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25 August 1993 Multiangle Imaging SpectroRadiometer (MISR) design issues influenced by performance requirements
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The design of an Earth remote sensing sensor, such as the multi-angle imaging spectroradiometer (MISR), begins with a set of science requirements that determine a set of instrument specifications. It is required that the sensor meet these specifications across the image field, over a range of sensor operating temperatures, and throughout mission life. In addition, data quality must be maintained irrespective of bright objects, such as clouds, within the scene, or out-of-field glint sources. During the design phase of MISR, many refinements to the conceptual design have been made to insure that these performance criteria are met. These design considerations are the focus of this paper. Spectral stability with field angle, scene polarization insensitivity, and UV exposure hardness have, for example, been enabled through a telecentric optical design, a Gaussian shaped filter spectral profile used in conjunction with a Lyot depolarizer, and contamination prevention through consideration of material choices and handling procedures. Spectral, radiometric, and MTF stability of the instrument assures the scientific community that MISR imagery can be used for highly accurate aerosol, bi-directional reflectance distribution function (BRDF), and cloud studies.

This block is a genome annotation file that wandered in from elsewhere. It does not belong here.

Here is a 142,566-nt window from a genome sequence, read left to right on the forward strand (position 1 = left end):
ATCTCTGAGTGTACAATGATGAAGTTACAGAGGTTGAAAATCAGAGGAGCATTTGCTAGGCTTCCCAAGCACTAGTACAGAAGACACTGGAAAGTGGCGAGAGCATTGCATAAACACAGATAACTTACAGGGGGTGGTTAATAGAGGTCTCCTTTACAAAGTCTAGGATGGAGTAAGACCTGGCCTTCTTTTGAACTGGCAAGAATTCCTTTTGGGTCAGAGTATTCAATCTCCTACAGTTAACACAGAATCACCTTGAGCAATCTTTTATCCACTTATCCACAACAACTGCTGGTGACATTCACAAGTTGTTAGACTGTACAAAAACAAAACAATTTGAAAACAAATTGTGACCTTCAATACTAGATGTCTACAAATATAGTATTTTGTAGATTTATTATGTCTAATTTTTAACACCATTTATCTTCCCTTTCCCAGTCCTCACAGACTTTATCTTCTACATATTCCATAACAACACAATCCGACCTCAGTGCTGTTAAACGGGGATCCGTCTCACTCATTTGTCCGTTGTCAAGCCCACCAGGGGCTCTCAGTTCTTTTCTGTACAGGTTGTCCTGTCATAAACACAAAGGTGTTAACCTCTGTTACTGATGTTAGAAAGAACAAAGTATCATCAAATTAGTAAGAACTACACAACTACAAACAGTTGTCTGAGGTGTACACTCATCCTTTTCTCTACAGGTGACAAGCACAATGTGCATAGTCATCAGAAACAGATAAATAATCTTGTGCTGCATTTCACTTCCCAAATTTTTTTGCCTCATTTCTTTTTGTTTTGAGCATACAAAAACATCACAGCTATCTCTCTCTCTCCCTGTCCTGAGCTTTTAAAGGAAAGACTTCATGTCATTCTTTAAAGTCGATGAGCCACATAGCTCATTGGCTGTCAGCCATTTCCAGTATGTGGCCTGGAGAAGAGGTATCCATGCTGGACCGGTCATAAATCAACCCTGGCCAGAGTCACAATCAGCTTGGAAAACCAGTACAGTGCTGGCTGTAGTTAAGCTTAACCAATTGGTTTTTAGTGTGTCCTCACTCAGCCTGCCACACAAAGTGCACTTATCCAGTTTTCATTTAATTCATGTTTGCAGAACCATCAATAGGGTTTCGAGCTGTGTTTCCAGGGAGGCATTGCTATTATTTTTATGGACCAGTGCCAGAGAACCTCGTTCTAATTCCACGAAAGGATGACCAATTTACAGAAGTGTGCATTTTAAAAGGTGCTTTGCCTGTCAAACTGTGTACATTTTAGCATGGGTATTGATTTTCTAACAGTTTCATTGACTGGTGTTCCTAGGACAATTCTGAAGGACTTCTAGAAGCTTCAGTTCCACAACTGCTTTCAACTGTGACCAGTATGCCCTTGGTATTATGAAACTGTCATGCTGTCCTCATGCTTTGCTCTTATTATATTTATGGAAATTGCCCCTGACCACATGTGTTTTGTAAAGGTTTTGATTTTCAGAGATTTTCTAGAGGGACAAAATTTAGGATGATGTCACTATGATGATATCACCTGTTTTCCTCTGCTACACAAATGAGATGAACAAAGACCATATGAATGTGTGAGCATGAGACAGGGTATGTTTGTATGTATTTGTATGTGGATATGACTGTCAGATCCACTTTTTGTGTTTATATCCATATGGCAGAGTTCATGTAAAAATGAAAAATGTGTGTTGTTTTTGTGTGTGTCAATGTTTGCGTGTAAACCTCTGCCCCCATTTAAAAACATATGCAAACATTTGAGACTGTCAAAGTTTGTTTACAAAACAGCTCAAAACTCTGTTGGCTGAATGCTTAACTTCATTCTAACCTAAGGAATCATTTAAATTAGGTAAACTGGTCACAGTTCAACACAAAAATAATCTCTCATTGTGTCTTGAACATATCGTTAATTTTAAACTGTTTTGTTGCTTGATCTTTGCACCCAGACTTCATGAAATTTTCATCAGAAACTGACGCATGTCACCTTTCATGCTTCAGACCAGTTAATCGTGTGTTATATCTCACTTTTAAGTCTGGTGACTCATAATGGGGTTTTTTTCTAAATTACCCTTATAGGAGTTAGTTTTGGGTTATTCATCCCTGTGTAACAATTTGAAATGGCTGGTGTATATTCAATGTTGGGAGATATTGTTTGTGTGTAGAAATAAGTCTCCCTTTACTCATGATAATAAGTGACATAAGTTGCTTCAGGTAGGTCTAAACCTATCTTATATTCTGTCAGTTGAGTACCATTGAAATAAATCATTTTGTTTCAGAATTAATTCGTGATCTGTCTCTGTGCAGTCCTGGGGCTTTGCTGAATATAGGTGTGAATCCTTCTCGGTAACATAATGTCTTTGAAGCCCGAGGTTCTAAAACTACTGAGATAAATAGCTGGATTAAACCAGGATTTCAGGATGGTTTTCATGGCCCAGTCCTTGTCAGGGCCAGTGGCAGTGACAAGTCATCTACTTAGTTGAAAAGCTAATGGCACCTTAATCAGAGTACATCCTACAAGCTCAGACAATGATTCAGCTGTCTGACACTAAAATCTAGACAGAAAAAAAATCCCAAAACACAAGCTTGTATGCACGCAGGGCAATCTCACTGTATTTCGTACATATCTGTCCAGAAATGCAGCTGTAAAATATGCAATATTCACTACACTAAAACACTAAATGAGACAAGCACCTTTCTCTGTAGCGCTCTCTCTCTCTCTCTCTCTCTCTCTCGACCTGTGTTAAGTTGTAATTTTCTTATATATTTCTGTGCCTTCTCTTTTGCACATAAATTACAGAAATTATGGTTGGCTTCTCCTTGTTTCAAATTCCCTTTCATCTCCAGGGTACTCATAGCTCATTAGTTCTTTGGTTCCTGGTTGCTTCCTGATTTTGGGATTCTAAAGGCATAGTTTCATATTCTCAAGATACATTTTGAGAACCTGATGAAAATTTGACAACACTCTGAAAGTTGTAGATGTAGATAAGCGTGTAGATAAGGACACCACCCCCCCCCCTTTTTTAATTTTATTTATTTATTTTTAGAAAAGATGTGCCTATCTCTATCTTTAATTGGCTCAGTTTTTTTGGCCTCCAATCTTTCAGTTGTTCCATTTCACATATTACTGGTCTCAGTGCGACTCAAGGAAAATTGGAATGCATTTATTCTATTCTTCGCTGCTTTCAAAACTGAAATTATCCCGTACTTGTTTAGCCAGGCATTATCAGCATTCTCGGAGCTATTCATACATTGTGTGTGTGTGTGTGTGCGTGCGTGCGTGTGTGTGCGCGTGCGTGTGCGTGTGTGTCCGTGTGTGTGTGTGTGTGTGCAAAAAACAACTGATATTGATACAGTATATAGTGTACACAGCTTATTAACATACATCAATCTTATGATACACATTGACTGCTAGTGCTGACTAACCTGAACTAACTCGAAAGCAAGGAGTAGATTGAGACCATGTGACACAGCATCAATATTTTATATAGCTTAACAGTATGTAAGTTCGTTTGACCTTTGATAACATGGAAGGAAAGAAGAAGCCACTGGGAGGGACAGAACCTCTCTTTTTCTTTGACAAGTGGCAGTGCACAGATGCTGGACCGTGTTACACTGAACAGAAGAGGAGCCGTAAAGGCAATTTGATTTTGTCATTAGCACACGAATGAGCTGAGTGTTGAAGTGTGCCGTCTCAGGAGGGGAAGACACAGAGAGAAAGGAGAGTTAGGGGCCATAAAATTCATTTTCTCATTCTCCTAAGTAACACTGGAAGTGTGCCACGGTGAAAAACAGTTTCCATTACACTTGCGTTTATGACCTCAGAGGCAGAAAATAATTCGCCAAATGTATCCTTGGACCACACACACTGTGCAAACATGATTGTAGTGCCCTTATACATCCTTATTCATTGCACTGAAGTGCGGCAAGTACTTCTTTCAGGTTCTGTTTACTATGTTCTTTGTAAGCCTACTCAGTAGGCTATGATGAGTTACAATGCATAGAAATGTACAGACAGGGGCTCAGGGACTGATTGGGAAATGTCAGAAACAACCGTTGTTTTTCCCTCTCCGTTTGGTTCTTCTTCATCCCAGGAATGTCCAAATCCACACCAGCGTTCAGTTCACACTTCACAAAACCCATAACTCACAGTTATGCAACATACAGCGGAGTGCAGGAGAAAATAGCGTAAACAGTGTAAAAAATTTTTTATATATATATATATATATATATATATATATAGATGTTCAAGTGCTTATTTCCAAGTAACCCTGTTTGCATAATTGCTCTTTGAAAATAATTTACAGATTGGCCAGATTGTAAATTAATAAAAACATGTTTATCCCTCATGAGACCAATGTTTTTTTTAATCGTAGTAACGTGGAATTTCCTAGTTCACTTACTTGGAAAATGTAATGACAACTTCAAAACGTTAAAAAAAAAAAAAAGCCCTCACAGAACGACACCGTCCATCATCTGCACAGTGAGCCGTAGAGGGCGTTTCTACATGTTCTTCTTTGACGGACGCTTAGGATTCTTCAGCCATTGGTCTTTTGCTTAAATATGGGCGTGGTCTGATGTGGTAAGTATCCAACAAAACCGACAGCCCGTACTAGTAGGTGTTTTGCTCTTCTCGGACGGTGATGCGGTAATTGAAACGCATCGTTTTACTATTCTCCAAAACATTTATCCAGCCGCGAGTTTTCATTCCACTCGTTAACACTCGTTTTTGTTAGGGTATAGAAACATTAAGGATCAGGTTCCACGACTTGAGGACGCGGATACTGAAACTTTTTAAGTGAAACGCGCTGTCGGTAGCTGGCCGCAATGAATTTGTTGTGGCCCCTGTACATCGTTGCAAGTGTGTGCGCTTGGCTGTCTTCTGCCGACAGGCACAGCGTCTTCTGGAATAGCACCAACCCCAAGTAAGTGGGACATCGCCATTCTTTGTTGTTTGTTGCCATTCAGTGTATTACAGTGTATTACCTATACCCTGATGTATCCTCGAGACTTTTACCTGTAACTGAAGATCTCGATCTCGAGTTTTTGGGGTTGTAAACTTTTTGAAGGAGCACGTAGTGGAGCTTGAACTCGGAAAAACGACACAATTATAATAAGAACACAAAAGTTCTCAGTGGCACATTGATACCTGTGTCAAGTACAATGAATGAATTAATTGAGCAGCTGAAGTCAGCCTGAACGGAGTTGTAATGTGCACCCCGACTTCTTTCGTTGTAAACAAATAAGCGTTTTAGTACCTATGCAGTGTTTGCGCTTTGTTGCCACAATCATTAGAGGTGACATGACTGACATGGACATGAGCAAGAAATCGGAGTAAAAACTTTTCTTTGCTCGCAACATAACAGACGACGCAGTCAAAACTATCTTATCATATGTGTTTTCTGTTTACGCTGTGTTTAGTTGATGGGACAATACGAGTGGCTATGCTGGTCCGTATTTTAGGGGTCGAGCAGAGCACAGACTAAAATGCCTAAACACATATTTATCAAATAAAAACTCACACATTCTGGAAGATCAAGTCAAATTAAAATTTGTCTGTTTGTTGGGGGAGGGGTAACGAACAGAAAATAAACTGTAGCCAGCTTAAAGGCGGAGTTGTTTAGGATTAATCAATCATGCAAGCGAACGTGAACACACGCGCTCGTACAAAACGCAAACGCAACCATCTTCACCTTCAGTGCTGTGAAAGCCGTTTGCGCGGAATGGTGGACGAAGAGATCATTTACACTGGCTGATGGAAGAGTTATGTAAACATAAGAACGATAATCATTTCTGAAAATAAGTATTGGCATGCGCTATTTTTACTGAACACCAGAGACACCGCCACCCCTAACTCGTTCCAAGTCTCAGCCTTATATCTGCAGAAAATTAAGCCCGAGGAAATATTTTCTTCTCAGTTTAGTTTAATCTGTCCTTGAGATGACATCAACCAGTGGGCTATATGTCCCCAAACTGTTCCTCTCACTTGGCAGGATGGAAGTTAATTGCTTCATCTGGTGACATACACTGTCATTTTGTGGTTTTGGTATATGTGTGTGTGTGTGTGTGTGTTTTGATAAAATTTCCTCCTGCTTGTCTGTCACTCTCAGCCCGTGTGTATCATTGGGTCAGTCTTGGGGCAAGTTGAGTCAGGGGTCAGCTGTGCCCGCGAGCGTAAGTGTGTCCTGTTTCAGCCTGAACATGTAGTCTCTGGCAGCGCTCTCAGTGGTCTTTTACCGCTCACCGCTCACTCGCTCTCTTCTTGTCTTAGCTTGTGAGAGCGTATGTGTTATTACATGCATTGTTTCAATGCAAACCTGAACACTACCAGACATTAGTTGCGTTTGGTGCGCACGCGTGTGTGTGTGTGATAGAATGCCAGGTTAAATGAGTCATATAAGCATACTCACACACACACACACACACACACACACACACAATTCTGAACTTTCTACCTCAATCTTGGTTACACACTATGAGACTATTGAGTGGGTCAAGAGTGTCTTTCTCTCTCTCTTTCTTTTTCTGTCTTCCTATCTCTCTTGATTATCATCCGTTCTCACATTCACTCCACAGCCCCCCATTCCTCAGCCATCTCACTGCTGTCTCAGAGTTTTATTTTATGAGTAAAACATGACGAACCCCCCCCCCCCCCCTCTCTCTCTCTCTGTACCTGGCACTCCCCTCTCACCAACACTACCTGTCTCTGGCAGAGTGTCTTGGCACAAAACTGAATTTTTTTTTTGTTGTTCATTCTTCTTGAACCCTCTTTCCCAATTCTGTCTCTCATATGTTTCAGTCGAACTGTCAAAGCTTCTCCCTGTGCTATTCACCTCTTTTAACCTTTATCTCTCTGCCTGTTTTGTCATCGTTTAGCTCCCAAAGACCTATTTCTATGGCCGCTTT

© (1993) COPYRIGHT Society of Photo-Optical Instrumentation Engineers (SPIE). Downloading of the abstract is permitted for personal use only.
Carol J. Bruegge, Mary L. White, Nadine Lu Chrien, Enrique B. Villegas, and Virginia G. Ford "Multiangle Imaging SpectroRadiometer (MISR) design issues influenced by performance requirements", Proc. SPIE 1939, Sensor Systems for the Early Earth Observing System Platforms, (25 August 1993);


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